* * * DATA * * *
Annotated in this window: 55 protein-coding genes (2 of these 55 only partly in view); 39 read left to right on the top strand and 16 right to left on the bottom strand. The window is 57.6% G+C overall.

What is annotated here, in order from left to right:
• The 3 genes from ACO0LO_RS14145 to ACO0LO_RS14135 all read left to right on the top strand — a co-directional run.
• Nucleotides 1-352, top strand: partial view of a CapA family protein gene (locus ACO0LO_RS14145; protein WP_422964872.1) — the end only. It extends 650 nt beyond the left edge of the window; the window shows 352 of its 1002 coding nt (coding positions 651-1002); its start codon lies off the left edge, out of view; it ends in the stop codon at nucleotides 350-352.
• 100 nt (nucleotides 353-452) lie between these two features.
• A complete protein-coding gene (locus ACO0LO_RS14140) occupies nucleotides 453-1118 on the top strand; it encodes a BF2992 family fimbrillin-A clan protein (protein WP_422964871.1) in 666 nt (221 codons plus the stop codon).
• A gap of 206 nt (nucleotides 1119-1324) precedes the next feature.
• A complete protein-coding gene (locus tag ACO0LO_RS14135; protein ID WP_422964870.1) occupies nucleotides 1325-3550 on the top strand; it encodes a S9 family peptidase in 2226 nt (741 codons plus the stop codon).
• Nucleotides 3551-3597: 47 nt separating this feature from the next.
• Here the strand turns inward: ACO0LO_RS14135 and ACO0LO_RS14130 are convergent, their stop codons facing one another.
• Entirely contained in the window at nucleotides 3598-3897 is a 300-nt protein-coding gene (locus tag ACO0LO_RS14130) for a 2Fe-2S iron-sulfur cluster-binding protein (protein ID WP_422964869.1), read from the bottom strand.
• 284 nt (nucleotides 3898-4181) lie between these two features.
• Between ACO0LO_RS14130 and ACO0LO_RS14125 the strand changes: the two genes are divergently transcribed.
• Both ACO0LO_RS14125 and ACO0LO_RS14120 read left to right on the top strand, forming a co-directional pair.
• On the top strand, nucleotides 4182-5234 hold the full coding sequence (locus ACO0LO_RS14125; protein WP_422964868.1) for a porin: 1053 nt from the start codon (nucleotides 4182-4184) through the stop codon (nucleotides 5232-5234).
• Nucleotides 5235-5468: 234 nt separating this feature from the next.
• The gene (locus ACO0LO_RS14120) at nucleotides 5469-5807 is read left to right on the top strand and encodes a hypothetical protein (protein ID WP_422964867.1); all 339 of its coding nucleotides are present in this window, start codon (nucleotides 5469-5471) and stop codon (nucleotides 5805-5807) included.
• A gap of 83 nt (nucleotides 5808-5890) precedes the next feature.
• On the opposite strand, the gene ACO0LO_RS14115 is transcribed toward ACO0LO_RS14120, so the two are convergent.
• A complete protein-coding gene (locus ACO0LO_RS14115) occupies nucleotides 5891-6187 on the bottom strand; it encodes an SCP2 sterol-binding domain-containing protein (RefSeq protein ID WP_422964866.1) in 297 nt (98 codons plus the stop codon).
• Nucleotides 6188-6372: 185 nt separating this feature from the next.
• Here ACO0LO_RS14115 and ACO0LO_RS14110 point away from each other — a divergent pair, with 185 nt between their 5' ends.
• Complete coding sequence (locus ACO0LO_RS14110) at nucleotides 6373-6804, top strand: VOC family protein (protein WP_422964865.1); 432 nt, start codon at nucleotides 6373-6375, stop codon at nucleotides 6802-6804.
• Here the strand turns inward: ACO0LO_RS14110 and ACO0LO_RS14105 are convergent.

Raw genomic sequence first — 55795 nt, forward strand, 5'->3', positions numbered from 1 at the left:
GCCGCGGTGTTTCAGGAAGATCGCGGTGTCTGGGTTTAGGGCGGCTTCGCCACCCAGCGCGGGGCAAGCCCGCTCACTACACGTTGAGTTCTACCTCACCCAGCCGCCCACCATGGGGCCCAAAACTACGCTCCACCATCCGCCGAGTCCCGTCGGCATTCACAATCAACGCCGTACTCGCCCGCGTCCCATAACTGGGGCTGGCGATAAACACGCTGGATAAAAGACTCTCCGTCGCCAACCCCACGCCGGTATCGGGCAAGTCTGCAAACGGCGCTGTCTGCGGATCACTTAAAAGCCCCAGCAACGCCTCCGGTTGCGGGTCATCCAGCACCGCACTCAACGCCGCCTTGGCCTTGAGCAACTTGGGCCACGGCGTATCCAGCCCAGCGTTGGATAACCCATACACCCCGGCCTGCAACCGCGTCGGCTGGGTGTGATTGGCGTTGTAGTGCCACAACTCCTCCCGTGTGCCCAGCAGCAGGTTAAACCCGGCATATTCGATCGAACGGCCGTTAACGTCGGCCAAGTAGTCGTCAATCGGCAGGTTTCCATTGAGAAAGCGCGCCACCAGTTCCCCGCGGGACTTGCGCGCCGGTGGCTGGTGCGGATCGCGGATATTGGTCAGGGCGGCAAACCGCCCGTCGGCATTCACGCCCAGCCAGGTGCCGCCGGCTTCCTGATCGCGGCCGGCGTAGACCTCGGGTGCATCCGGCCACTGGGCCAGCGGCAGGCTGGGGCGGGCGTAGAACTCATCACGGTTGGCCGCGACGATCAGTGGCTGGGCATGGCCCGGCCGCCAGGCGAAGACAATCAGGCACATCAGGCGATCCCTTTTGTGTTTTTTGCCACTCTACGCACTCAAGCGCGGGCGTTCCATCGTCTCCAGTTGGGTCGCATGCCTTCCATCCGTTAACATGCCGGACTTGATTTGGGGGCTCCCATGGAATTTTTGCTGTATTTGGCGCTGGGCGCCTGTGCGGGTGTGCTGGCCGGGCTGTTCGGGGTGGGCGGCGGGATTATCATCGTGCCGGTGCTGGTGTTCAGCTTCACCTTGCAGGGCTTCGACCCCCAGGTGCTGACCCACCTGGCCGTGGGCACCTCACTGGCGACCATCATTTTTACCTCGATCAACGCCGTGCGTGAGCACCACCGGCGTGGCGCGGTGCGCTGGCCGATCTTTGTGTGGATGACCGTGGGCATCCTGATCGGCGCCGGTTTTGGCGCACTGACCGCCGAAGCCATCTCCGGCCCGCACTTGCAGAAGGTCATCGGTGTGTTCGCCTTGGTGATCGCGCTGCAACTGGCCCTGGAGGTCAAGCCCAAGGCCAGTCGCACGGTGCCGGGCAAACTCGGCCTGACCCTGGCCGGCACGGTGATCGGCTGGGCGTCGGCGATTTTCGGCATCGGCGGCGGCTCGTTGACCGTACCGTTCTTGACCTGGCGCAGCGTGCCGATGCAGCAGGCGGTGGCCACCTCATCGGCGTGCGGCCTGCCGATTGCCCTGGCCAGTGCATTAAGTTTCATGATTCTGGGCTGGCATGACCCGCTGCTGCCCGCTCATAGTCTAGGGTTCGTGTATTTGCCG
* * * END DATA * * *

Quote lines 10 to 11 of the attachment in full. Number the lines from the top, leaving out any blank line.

• Here the strand turns inward: ACO0LO_RS14135 and ACO0LO_RS14130 are convergent, their stop codons facing one another.
• Entirely contained in the window at nucleotides 3598-3897 is a 300-nt protein-coding gene (locus tag ACO0LO_RS14130) for a 2Fe-2S iron-sulfur cluster-binding protein (protein ID WP_422964869.1), read from the bottom strand.